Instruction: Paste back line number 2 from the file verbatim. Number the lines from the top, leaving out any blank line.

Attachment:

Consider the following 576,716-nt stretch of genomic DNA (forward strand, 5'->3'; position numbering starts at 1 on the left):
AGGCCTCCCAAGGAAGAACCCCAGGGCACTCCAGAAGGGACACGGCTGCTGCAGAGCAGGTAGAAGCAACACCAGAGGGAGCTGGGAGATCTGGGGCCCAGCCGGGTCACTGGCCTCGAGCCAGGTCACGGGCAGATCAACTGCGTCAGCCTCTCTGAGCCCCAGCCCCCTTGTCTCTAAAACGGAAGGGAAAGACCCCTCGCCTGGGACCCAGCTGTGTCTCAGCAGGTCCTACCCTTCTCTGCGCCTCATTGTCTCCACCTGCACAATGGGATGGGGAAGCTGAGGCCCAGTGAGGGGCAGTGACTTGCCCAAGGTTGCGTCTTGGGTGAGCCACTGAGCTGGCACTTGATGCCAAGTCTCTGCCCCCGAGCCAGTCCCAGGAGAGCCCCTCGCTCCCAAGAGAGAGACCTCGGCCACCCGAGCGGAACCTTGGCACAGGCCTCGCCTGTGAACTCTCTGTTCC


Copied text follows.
AGGCCTCCCAAGGAAGAACCCCAGGGCACTCCAGAAGGGACACGGCTGCTGCAGAGCAGGTAGAAGCAACACCAGAGGGAGCTGGGAGATCTGGGGCCCAGCCGGGTCACTGGCCTCGAGCCAGGTCACGGGCAGATCAACTGCGTCAGCCTCTCTGAGCCCCAGCCCCCTTGTCTCTAAAACGGAAGGGAAAGACCCCTCGCCTGGGACCCAGCTGTGTCTCAGCAGGTCCTACCCTTCTCTGCGCCTCATTGTCTCCACCTGCACAATGGGATGGGGAAGCTGAGGCCCAGTGAGGGGCAGTGACTTGCCCAAGGTTGCGTCTTGGGTGAGCCACTGAGCTGGCACTTGATGCCAAGTCTCTGCCCCCGAGCCAGTCCCAGGAGAGCCCCTCGCTCCCAAGAGAGAGACCTCGGCCACCCGAGCGGAACCTTGGCACAGGCCTCGCCTGTGAACTCTCTGTTCC